“It is highly recommended. We need new laws which will respond adequately to the nature and occurrences of this era.
“Domestic violence is a crime and should be treated as such. The Protection against Domestic Violence Law, 2007 should, therefore, be amended accordingly,” he said.
Ambode urged the Nigeria Police Force, which was usually the first point of call, to strive to be more professional and ensure proper investigation of reported cases by grooming specialist officers in that regard.
“As the saying goes, the best time to plant a tree was 20 years ago; the next best time is now.
“We firmly believe that the actions we take today will be the seeds sown for a brighter future for our women and indeed, our children.
“We believe our state can continue to pioneer in this agenda and become a benchmark not just in Nigeria, but globally,” he said.
The governor said that a lot of progress had been made in protecting the rights of women and the girl-child, and against “oppression of the female gender’’, there was still so much to be done.
“We need to ask ourselves the hard question: for this course we honour today, how can we truly ensure we are walking the talk?
“In our state, there has been a significant increase in formal and informal reporting of domestic and sexual violence cases, but contrary to what it appears to be, this menace is not a recent development.
“These occurrences have been around for years, but they were seen as norms because nobody spoke out against them, and such acts were overlooked based on misguided definitions of gender roles.
“What we are tackling today is an almost innate culture which relegates women to the background, and forces them to suffer in silence.
“In Lagos, we are waging a war against this culture and we will do everything within our power to transform ours to a culture of equality, respect and dignity for all.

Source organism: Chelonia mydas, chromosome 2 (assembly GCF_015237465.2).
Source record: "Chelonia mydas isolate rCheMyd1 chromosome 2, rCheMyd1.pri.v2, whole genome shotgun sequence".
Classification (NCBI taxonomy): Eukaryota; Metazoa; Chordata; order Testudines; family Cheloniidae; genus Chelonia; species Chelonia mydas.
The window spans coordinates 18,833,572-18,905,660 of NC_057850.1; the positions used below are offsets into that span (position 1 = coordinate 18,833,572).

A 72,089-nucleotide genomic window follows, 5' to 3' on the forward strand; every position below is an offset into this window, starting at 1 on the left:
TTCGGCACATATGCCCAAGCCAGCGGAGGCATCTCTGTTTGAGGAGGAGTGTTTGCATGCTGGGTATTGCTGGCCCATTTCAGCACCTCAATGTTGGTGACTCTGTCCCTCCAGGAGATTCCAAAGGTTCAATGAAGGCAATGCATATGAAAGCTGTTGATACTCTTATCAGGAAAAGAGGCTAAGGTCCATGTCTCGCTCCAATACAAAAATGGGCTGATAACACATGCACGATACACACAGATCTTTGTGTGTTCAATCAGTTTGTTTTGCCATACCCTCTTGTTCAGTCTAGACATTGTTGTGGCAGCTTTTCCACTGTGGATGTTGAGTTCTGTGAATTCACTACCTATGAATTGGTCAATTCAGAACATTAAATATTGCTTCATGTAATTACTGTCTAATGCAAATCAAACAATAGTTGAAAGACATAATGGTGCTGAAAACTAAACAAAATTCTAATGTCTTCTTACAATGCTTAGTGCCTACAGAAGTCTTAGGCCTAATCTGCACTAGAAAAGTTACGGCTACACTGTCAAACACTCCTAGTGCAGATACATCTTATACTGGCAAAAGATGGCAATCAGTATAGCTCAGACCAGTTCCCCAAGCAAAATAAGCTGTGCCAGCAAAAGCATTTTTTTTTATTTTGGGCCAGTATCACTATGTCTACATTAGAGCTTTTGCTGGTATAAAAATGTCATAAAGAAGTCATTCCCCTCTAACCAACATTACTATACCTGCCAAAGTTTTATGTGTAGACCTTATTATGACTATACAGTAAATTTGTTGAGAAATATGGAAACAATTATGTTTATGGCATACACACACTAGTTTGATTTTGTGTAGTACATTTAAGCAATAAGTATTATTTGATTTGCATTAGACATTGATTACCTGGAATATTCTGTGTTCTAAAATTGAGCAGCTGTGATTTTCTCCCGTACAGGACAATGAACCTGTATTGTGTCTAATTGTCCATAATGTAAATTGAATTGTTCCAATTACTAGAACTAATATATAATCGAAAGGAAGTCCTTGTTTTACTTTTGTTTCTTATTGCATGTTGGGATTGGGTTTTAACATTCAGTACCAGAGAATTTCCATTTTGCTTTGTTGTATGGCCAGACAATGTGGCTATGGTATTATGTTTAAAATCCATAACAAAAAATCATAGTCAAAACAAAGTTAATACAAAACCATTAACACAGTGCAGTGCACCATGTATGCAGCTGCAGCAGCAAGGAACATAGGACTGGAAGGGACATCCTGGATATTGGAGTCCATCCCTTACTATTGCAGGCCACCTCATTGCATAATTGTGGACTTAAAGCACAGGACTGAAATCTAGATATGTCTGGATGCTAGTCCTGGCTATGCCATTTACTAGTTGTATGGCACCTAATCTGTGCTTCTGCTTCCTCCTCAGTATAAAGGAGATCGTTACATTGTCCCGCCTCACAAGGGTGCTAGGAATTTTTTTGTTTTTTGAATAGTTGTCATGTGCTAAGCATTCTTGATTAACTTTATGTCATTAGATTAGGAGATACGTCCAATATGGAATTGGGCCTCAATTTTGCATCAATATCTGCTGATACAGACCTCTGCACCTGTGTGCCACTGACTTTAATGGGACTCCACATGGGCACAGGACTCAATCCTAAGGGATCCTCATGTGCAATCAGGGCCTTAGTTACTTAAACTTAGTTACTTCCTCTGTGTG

“It is a journey of radical transformation, and our government is wholly committed to seeing it through,” he said.
Ambode said that the state’s Domestic and Sexual Violence Response Team had executed various interventions and initiatives as regards fighting sexual and gender-based violence.
“We are not just reactive in helping survivors, but also taking aggressive steps to prevent future occurrences.
“Our aim is to build a system of trust and accountability, where survivors are encouraged to speak out and potential perpetrators are discouraged to commit future acts,” he said.
On Land Use charge, the governor noted that the state government was still open to dialogue.
“I really mean it when I say I want dialogue. By the end of the week, we should be able to come out with something meaningful to ameliorate the issues being raised,” he said.
Earlier, the Commissioner of Police in the state, Mr Imohinmi Edgal, described the walk as significant, saying it would heighten people’s consciousness to always be at alert and report cases of domestic and sexual abuse.
Some participants in the walk carried placards with various inscriptions, including “Domestic Violence is Not a Family Matter, Report It”, “Women Empowerment, and Gender Parity,that are what I stand for” and “Lagos State says no to domestic violence”.
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